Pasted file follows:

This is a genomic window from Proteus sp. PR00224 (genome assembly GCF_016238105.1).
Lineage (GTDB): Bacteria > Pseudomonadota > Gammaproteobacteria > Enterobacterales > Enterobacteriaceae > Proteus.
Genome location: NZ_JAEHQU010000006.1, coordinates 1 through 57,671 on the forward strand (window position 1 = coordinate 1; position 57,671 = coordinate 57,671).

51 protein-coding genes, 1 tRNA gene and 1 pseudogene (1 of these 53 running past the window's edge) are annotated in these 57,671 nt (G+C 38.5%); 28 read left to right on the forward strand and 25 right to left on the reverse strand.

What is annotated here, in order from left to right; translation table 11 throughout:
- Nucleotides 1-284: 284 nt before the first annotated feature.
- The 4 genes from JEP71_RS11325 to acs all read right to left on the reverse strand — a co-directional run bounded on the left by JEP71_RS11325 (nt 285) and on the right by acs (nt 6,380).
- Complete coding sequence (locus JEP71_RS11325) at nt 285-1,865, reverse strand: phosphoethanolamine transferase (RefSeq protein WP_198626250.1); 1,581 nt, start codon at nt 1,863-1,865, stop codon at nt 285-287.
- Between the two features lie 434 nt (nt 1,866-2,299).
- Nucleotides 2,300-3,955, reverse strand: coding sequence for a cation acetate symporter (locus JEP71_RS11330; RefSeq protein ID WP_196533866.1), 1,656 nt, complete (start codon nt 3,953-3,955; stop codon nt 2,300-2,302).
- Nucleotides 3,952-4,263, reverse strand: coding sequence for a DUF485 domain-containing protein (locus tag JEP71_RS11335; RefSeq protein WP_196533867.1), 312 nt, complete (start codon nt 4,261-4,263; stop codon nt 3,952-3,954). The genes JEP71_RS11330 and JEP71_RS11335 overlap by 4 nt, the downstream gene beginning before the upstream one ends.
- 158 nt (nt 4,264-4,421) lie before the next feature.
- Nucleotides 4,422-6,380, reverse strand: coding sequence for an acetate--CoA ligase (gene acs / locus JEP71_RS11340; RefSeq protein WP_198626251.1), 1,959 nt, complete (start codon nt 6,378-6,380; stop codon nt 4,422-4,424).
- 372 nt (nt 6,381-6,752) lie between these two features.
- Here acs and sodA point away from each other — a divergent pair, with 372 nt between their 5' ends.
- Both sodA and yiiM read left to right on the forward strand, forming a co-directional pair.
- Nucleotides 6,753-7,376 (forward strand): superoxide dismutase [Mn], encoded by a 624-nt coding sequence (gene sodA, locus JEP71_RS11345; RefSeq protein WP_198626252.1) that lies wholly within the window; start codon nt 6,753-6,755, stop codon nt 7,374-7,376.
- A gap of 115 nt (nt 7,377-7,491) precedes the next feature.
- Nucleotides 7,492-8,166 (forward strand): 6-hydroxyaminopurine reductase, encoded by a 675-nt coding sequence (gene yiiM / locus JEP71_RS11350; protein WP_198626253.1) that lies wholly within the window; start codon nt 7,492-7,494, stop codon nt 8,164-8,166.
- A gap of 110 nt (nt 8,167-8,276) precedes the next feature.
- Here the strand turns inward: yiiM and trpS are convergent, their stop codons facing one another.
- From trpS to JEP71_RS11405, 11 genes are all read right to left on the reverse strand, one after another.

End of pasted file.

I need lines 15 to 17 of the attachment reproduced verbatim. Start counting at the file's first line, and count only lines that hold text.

- Here acs and sodA point away from each other — a divergent pair, with 372 nt between their 5' ends.
- Both sodA and yiiM read left to right on the forward strand, forming a co-directional pair.
- Nucleotides 6,753-7,376 (forward strand): superoxide dismutase [Mn], encoded by a 624-nt coding sequence (gene sodA, locus JEP71_RS11345; RefSeq protein WP_198626252.1) that lies wholly within the window; start codon nt 6,753-6,755, stop codon nt 7,374-7,376.